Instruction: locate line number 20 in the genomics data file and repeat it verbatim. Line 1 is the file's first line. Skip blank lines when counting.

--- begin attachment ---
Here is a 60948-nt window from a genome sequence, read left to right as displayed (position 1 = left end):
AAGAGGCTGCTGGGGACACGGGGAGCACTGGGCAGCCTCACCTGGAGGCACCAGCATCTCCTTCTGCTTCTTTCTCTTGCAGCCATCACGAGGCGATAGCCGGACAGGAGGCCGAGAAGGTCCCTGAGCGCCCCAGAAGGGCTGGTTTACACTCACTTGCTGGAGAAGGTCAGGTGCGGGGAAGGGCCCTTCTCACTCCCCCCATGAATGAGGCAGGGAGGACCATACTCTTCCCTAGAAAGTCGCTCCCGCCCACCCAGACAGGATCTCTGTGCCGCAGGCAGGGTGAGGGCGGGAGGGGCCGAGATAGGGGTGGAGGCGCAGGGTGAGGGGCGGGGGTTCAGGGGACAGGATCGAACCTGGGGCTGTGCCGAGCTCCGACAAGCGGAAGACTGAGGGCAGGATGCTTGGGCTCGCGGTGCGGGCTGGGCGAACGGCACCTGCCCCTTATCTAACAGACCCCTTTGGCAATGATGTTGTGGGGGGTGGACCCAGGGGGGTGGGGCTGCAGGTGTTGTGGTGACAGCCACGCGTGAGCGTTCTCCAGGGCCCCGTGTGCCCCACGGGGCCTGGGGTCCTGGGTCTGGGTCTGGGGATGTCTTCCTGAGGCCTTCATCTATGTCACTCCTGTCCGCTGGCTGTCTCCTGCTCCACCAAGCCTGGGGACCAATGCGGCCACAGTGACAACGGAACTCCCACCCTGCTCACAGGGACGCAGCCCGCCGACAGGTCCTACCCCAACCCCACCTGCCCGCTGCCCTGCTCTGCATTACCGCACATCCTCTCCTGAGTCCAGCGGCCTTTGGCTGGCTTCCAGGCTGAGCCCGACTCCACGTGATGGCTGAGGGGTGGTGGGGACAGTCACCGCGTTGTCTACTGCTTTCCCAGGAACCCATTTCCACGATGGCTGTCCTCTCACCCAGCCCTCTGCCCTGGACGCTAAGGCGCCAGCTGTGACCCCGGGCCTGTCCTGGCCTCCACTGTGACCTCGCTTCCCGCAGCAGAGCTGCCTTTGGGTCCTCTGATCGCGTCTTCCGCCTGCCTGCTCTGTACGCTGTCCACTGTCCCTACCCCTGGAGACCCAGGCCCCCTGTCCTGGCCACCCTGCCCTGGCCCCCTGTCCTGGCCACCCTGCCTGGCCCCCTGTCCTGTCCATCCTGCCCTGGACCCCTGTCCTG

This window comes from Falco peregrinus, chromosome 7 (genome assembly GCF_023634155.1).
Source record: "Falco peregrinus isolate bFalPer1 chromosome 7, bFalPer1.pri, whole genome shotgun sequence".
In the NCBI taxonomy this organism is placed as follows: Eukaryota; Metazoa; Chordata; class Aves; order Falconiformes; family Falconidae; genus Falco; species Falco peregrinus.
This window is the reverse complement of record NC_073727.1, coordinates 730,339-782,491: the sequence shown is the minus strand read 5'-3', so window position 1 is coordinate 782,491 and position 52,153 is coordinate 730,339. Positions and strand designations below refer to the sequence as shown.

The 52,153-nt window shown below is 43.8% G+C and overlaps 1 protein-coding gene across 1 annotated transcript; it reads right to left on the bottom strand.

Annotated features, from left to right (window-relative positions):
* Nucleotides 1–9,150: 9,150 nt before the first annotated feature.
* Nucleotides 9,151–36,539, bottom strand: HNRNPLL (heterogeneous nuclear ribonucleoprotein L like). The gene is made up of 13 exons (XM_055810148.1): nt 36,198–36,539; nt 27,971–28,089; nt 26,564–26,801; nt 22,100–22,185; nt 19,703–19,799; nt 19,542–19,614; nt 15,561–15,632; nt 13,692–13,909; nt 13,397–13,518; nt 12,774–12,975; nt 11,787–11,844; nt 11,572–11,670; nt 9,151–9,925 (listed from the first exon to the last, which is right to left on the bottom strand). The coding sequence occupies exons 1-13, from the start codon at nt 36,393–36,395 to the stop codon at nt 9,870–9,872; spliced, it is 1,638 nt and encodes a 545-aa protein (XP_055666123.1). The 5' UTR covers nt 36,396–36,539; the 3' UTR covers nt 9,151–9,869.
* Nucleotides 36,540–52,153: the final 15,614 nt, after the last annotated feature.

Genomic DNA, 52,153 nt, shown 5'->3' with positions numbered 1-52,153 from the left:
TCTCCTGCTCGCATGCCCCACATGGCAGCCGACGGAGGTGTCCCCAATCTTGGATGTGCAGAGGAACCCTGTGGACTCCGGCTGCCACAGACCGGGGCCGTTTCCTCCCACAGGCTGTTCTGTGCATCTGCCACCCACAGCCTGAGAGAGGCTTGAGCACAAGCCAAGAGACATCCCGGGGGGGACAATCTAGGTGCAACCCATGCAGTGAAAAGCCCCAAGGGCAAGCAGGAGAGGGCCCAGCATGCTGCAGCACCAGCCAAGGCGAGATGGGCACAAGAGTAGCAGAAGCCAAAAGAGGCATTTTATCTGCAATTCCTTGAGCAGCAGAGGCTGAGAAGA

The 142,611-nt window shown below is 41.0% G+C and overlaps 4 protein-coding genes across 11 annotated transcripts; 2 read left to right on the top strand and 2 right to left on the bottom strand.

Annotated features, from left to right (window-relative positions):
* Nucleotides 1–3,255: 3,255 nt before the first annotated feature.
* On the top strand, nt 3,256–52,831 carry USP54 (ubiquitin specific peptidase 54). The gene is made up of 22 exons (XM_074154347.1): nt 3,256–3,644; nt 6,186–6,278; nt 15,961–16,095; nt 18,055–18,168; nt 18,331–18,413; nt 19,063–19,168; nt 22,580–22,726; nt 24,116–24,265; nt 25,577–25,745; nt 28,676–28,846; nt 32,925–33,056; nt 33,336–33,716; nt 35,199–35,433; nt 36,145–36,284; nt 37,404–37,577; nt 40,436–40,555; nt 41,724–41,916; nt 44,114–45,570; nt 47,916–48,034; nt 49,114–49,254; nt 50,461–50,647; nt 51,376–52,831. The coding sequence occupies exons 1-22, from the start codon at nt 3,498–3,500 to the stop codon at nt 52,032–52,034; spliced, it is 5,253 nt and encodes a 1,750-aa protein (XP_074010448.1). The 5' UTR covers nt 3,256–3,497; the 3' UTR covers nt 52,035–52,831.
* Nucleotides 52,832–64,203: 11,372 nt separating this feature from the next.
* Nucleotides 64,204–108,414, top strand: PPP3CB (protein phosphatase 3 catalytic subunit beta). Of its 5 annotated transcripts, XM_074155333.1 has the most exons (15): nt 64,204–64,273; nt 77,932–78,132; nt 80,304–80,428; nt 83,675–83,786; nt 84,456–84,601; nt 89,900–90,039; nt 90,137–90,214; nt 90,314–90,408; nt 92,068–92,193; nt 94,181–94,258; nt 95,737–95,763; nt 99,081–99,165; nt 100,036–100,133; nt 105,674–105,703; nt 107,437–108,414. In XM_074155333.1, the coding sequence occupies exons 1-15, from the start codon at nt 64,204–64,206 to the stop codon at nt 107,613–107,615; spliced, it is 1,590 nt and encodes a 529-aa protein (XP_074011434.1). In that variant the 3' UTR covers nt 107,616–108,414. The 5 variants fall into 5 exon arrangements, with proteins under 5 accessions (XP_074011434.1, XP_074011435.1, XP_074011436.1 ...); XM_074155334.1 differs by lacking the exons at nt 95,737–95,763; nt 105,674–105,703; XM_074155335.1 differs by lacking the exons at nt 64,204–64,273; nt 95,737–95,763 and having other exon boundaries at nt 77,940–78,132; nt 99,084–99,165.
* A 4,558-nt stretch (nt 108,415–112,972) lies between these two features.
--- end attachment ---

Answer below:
* A 4,558-nt stretch (nt 108,415–112,972) lies between these two features.